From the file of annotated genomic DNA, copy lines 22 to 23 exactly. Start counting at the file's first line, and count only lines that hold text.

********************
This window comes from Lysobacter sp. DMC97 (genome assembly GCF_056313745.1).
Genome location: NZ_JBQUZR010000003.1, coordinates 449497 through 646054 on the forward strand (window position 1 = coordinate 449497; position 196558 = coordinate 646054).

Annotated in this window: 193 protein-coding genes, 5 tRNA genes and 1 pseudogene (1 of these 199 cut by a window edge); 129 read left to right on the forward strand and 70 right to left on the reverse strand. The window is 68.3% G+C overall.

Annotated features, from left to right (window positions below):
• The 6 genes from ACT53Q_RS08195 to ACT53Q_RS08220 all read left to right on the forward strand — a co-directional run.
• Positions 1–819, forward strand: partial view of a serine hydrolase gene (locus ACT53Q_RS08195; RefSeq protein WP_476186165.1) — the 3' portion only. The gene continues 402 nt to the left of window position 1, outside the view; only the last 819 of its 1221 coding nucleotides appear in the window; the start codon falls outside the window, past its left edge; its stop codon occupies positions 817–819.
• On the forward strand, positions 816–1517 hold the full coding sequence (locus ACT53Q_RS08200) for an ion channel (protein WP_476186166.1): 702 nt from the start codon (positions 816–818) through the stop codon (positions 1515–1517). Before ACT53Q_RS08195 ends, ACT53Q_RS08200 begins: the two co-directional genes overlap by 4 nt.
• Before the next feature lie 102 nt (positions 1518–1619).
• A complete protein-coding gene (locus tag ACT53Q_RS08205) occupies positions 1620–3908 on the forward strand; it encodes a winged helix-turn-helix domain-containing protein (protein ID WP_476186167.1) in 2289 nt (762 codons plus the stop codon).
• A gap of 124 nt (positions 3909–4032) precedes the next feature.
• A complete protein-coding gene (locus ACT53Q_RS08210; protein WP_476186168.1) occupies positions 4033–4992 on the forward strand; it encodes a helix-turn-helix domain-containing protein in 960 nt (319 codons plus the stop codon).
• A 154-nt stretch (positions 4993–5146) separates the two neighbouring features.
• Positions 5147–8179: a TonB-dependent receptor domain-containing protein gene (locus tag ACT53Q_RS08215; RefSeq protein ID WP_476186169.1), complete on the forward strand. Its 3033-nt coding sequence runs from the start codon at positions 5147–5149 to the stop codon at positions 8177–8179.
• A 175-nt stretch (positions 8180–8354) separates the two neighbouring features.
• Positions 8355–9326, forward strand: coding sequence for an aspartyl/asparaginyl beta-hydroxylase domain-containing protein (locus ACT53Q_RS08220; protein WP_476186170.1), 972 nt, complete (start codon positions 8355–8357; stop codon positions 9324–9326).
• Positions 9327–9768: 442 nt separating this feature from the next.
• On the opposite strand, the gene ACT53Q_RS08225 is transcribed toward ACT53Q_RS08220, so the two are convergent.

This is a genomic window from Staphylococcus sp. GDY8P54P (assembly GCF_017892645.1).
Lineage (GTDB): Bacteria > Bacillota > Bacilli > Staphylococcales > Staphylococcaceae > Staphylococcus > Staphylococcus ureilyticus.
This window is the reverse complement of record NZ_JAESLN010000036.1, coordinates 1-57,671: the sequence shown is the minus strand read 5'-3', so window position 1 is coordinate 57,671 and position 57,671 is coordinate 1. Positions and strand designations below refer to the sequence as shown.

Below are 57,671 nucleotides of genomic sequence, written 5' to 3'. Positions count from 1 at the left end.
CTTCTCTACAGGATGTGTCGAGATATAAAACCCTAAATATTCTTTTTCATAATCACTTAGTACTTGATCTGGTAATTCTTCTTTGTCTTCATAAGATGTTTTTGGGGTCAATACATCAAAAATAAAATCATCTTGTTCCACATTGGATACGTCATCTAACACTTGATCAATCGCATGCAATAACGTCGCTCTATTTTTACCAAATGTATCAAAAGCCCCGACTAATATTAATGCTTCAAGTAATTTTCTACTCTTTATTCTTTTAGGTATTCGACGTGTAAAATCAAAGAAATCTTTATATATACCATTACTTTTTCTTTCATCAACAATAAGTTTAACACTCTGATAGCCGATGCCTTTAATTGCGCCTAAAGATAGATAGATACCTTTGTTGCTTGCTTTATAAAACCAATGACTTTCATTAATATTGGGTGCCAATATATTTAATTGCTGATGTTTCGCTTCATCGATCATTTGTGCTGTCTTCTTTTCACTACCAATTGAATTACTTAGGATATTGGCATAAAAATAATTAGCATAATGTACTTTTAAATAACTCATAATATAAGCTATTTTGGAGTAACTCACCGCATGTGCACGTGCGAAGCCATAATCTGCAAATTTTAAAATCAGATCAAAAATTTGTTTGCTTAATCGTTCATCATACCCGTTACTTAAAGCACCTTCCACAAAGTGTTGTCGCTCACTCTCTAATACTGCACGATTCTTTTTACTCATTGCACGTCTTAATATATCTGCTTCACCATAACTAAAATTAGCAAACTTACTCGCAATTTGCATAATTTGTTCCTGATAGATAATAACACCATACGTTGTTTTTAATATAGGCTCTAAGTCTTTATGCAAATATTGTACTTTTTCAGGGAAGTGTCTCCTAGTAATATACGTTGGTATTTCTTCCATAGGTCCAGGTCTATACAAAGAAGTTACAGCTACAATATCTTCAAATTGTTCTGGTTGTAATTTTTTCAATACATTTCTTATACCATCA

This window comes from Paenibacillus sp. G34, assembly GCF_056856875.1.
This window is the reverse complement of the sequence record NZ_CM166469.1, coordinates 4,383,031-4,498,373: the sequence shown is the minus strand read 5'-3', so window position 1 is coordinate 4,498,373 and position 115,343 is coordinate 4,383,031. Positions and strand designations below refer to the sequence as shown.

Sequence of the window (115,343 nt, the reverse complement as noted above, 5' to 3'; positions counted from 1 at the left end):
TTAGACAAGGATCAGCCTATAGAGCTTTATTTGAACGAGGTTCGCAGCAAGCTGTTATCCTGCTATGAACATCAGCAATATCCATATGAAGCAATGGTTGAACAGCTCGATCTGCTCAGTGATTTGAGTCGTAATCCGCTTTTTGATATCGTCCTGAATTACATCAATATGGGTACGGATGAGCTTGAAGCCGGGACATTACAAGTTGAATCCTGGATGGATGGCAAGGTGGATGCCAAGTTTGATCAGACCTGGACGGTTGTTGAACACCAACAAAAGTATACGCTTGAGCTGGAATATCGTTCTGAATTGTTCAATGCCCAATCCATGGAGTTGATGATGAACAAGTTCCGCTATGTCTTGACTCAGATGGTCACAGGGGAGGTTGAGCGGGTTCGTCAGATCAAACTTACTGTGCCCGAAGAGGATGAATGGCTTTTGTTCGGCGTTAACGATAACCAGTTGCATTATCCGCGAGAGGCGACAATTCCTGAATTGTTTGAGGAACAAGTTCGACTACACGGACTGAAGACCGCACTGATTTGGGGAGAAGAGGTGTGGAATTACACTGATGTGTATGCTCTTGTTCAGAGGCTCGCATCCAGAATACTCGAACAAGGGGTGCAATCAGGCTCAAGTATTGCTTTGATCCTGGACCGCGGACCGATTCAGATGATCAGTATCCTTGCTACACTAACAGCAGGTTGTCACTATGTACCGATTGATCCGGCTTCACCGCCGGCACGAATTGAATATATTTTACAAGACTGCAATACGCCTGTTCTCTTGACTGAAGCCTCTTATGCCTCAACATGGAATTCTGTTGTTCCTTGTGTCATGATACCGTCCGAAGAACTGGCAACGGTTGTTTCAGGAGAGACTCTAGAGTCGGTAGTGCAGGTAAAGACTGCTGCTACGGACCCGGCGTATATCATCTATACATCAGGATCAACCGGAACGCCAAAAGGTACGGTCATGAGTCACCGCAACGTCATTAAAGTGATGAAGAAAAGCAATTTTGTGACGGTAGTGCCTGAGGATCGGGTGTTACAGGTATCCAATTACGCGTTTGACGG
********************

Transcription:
CTTCTCTACAGGATGTGTCGAGATATAAAACCCTAAATATTCTTTTTCATAATCACTTAGTACTTGATCTGGTAATTCTTCTTTGTCTTCATAAGATGTTTTTGGGGTCAATACATCAAAAATAAAATCATCTTGTTCCACATTGGATACGTCATCTAACACTTGATCAATCGCATGCAATAACGTCGCTCTATTTTTACCAAATGTATCAAAAGCCCCGACTAATATTAATGCTTCAAGTAATTTTCTACTCTTTATTCTTTTAGGTATTCGACGTGTAAAATCAAAGAAATCTTTATATATACCATTACTTTTTCTTTCATCAACAATAAGTTTAACACTCTGATAGCCGATGCCTTTAATTGCGCCTAAAGATAGATAGATACCTTTGTTGCTTGCTTTATAAAACCAATGACTTTCATTAATATTGGGTGCCAATATATTTAATTGCTGATGTTTCGCTTCATCGATCATTTGTGCTGTCTTCTTTTCACTACCAATTGAATTACTTAGGATATTGGCATAAAAATAATTAGCATAATGTACTTTTAAATAACTCATAATATAAGCTATTTTGGAGTAACTCACCGCATGTGCACGTGCGAAGCCATAATCTGCAAATTTTAAAATCAGATCAAAAATTTGTTTGCTTAATCGTTCATCATACCCGTTACTTAAAGCACCTTCCACAAAGTGTTGTCGCTCACTCTCTAATACTGCACGATTCTTTTTACTCATTGCACGTCTTAATATATCTGCTTCACCATAACTAAAATTAGCAAACTTACTCGCAATTTGCATAATTTGTTCCTGATAGATAATAACACCATACGTTGTTTTTAATATAGGCTCTAAGTCTTTATGCAAATATTGTACTTTTTCAGGGAAGTGTCTCCTAGTAATATACGTTGGTATTTCTTCCATAGGTCCAGGTCTATACAAAGAAGTTACAGCTACAATATCTTCAAATTGTTCTGGTTGTAATTTTTTCAATACATTTCTTATACCATCA

This window comes from Paenibacillus sp. G34, assembly GCF_056856875.1.